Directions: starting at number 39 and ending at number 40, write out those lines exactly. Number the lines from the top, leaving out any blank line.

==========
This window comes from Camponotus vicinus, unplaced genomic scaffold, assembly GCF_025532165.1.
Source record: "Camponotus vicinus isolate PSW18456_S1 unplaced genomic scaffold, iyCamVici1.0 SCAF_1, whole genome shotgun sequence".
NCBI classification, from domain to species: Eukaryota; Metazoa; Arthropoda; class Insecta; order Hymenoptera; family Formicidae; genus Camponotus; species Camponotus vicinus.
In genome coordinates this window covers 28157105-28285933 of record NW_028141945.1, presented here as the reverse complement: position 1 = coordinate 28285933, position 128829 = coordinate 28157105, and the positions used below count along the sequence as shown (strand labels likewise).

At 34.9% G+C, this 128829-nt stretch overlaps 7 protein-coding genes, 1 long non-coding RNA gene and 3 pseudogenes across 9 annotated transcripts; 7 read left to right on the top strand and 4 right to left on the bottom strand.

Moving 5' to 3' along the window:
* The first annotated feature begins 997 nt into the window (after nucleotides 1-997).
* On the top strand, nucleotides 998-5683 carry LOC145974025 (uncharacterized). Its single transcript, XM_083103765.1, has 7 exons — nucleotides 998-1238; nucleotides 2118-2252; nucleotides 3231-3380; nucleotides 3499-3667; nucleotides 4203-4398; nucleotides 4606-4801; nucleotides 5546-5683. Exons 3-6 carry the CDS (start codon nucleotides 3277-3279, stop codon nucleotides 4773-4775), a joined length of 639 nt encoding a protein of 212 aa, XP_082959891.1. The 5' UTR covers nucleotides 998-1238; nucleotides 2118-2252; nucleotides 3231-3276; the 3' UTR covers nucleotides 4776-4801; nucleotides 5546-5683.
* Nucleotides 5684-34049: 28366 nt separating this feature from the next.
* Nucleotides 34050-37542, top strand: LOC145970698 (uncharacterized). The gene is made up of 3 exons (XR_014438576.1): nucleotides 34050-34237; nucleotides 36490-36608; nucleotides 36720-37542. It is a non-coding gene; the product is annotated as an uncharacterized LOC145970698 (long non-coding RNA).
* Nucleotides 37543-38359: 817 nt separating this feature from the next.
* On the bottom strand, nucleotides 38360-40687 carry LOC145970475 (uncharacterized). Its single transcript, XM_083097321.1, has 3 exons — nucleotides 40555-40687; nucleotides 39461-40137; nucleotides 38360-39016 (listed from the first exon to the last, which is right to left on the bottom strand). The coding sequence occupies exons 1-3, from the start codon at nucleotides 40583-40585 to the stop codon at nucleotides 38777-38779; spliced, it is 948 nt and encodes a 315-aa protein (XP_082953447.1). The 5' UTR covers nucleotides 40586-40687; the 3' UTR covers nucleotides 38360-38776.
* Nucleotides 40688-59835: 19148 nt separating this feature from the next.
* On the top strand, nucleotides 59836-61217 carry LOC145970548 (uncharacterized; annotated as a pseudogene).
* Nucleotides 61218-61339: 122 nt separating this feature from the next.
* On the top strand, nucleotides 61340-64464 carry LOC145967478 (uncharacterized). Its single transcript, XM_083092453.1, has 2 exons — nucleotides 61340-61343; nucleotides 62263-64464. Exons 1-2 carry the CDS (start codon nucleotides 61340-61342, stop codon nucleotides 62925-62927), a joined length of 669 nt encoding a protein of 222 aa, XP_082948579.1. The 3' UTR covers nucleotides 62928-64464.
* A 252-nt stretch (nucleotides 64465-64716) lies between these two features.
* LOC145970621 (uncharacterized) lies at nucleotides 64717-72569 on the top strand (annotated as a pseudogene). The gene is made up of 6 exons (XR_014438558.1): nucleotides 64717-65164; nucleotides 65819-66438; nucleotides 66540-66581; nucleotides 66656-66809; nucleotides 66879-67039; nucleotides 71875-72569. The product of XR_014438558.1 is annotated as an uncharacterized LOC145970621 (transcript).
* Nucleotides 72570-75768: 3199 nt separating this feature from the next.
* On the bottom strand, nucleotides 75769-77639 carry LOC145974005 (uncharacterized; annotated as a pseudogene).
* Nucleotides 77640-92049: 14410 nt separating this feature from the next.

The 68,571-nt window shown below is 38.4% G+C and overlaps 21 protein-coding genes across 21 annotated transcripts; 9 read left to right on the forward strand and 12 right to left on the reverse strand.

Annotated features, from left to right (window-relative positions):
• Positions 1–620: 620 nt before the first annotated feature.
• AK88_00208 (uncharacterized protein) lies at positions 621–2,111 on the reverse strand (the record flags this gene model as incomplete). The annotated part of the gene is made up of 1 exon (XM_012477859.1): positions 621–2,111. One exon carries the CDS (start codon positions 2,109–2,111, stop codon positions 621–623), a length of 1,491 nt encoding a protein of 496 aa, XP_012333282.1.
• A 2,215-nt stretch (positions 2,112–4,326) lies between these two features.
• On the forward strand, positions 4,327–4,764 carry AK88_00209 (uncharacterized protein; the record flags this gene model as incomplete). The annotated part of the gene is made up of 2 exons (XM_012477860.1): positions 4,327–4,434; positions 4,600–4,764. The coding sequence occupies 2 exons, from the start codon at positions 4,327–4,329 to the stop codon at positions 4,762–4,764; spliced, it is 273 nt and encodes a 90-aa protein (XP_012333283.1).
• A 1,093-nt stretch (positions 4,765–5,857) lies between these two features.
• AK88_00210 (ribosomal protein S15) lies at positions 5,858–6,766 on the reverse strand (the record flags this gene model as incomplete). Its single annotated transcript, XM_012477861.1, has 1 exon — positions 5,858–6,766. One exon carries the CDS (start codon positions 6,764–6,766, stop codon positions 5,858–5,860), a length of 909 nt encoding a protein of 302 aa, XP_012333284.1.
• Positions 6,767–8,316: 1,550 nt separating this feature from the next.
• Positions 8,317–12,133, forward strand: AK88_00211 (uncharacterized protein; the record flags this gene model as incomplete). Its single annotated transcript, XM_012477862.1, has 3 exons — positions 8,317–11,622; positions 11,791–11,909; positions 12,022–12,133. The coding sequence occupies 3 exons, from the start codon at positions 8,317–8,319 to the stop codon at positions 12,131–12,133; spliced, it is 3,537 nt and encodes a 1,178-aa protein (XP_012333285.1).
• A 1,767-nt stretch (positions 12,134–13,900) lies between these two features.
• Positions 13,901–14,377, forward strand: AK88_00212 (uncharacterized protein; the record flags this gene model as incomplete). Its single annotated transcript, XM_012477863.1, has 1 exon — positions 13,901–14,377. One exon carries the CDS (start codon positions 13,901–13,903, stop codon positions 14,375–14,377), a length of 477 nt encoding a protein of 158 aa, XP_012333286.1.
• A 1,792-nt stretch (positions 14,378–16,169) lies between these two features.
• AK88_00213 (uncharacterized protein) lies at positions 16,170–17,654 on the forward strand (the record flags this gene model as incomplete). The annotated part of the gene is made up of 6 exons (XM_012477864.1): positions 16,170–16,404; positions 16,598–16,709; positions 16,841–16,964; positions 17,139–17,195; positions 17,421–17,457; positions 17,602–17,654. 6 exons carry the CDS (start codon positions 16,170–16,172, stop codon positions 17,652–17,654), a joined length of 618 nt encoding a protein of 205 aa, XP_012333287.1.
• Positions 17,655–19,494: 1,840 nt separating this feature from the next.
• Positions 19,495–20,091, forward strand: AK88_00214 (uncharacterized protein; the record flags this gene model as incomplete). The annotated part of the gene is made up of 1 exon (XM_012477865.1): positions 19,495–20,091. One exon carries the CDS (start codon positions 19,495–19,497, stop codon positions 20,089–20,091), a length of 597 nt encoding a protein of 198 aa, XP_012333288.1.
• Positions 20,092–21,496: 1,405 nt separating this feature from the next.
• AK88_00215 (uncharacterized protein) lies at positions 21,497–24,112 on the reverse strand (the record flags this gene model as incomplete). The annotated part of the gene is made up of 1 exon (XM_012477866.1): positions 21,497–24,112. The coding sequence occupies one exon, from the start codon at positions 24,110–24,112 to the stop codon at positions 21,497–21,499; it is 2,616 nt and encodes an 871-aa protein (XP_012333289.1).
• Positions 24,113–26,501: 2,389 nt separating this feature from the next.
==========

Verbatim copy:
• AK88_00215 (uncharacterized protein) lies at positions 21,497–24,112 on the reverse strand (the record flags this gene model as incomplete). The annotated part of the gene is made up of 1 exon (XM_012477866.1): positions 21,497–24,112. The coding sequence occupies one exon, from the start codon at positions 24,110–24,112 to the stop codon at positions 21,497–21,499; it is 2,616 nt and encodes an 871-aa protein (XP_012333289.1).
• Positions 24,113–26,501: 2,389 nt separating this feature from the next.